O2 regulates stem cells through Wnt/beta-catenin signalling. Nat Cell Biol

Abramson Family Cancer Research Institute, University of Pennsylvania School of Medicine, Philadelphia, PA 19104, USA.
Nature Cell Biology (Impact Factor: 19.68). 10/2010; 12(10):1007-13. DOI: 10.1038/ncb2102
Source: PubMed


Stem cells reside in specialized microenvironments or 'niches' that regulate their function. In vitro studies using hypoxic culture conditions (<5% O2) have revealed strong regulatory links between O2 availability and functions of stem and precursor cells. Although some stem cells are perivascular, others may occupy hypoxic niches and be regulated by O2 gradients. However, the underlying mechanisms remain unclear. Here, we show that hypoxia inducible factor-1α (HIF-1α), a principal mediator of hypoxic adaptations, modulates Wnt/β-catenin signalling in hypoxic embryonic stem (ES) cells by enhancing β-catenin activation and expression of the downstream effectors LEF-1 and TCF-1. This regulation extends to primary cells, including isolated neural stem cells (NSCs), and is not observed in differentiated cells. In vivo, Wnt/β-catenin activity is closely associated with low O2 regions in the subgranular zone of the hippocampus, a key NSC niche. Hif-1α deletion impairs hippocampal Wnt-dependent processes, including NSC proliferation, differentiation and neuronal maturation. This decline correlates with reduced Wnt/β-catenin signalling in the subgranular zone. O2 availability, therefore, may have a direct role in stem cell regulation through HIF-1α modulation of Wnt/β-catenin signalling.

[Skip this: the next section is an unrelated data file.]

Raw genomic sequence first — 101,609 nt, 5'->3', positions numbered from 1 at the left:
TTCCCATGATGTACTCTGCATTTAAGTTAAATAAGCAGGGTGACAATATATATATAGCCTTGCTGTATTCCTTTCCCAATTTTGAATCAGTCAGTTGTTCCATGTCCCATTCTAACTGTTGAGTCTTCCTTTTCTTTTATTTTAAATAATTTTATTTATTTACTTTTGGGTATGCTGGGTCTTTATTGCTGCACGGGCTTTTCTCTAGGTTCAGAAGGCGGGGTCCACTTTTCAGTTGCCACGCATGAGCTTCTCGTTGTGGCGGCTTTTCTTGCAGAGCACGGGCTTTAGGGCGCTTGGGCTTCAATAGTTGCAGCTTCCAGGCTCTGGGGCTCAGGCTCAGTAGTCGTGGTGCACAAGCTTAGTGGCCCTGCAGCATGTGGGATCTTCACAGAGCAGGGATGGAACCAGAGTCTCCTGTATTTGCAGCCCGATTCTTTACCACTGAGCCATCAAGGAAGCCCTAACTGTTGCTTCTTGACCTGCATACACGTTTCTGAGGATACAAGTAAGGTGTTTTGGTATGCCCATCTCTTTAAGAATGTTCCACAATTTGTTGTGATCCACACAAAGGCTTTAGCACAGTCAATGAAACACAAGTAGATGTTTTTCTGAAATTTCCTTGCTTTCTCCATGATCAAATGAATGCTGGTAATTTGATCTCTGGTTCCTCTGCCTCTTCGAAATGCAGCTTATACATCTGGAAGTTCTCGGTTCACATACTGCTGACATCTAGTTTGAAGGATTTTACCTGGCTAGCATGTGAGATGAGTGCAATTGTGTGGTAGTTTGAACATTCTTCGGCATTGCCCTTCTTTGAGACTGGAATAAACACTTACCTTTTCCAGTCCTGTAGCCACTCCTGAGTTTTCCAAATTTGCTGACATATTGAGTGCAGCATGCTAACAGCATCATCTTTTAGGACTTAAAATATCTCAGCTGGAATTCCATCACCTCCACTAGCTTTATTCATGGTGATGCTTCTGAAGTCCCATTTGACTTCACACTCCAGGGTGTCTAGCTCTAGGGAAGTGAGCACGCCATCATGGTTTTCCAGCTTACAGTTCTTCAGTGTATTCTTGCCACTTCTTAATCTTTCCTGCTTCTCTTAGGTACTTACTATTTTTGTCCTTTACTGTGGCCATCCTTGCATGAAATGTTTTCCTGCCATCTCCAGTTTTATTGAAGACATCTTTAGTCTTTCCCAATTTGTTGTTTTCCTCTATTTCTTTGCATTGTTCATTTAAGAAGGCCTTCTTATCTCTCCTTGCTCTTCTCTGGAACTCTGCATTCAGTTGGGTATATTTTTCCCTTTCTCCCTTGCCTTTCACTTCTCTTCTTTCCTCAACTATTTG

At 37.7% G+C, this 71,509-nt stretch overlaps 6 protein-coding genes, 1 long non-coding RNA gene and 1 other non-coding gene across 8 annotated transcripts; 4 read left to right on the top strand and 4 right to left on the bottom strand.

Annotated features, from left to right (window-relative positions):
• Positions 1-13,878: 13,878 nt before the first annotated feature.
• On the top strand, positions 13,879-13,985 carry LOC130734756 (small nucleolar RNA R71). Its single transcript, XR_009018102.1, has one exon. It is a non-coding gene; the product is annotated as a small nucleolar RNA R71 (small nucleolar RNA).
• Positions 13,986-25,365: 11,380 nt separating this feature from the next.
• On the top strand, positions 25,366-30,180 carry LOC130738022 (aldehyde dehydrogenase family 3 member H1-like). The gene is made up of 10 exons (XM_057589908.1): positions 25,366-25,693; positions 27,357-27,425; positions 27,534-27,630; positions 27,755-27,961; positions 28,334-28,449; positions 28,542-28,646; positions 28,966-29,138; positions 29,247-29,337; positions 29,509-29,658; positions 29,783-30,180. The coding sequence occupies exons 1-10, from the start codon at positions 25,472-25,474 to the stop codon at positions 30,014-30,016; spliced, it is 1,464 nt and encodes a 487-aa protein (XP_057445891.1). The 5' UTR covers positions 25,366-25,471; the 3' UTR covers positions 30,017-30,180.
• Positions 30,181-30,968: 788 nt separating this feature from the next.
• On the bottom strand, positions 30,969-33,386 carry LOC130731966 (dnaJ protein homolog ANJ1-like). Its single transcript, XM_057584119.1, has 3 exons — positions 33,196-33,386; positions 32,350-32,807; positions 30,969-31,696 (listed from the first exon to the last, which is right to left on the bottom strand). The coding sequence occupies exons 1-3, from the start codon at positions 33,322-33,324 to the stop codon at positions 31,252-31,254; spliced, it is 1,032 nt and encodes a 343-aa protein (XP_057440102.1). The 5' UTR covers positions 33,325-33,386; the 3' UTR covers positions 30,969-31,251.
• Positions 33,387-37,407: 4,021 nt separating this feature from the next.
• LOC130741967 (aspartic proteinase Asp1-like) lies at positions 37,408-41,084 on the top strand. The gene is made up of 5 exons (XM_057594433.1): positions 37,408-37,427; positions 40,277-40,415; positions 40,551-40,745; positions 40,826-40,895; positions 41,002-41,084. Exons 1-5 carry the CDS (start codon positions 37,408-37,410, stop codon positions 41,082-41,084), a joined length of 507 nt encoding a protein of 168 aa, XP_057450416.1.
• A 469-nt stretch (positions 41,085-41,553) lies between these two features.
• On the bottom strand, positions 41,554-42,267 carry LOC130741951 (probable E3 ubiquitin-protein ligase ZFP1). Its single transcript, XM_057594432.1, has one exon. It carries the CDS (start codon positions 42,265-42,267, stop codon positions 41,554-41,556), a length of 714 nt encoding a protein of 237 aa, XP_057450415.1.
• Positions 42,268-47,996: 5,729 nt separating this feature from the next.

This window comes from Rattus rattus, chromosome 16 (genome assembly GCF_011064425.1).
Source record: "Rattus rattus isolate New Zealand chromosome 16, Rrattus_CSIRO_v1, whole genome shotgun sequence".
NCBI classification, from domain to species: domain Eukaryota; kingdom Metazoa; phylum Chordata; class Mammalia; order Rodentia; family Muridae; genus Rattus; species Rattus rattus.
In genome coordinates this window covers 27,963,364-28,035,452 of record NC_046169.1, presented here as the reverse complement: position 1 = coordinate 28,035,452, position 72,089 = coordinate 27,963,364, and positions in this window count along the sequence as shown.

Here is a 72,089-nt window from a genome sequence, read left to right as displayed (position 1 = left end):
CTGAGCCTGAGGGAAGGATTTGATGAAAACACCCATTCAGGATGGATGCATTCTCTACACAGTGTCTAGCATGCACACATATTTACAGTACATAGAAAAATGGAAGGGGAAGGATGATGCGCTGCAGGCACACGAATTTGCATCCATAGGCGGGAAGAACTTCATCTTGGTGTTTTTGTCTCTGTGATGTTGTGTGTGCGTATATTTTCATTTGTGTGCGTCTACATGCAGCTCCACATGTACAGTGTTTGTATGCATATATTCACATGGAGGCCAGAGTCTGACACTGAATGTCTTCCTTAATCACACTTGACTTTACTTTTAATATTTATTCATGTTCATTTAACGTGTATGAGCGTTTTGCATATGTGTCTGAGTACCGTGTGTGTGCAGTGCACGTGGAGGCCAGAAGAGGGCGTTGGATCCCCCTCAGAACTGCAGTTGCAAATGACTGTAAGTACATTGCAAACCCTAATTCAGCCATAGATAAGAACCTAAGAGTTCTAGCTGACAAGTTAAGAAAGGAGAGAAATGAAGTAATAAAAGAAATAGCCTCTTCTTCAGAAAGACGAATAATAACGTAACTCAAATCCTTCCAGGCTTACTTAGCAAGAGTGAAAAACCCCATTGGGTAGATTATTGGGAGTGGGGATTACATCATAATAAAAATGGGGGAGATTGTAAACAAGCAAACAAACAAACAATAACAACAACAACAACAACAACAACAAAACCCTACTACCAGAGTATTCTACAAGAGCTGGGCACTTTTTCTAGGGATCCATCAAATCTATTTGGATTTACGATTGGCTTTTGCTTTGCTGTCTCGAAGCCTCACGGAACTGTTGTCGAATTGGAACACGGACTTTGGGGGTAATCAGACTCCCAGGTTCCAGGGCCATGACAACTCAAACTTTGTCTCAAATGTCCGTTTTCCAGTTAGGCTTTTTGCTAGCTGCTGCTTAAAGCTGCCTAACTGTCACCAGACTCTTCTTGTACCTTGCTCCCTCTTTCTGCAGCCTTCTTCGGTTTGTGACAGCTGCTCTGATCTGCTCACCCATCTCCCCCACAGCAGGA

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    • "In colon carcinoma lines, hypoxia (1% O2) causes HIF-1α, the major regulator of the transcriptional response to hypoxia [37], [38], [39], to compete with TCF-4 for binding to β-catenin; this causes an increase in HIF-1α-mediated transcription while decreasing TCF-4 mediated transcription [40], which the authors suggest promote survival and adaptation to hypoxia and contribute to the cell cycle arrest induced by hypoxia, respectively. In contrast to its effect on differentiated cells, hypoxia, acting via HIF-1α, has been reported to enhance canonical Wnt signaling in embryonic stem cells and neural stem cells, promoting stem cell proliferation and Wnt-regulated differentiation [41], [42]. In this work, we demonstrate a new mechanism of hypoxia adaptation, involving Wnt pathway activation, which promotes hypoxia tolerance during fly development. "
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    ABSTRACT: Adaptation to hypoxia, defined as a condition of inadequate oxygen supply, has enabled humans to successfully colonize high altitude regions. The mechanisms attempted by organisms to cope with short-term hypoxia include increased ATP production via anaerobic respiration and stabilization of Hypoxia Inducible Factor 1α (HIF-1α). However, less is known about the means through which populations adapt to chronic hypoxia during the process of development within a life time or over generations. Here we show that signaling via the highly conserved Wnt pathway impacts the ability of Drosophila melanogaster to complete its life cycle under hypoxia. We identify this pathway through analyses of genome sequencing and gene expression of a Drosophila melanogaster population adapted over >180 generations to tolerate a concentration of 3.5-4% O2 in air. We then show that genetic activation of the Wnt canonical pathway leads to increased rates of adult eclosion in low O2. Our results indicate that a previously unsuspected major developmental pathway, Wnt, plays a significant role in hypoxia tolerance.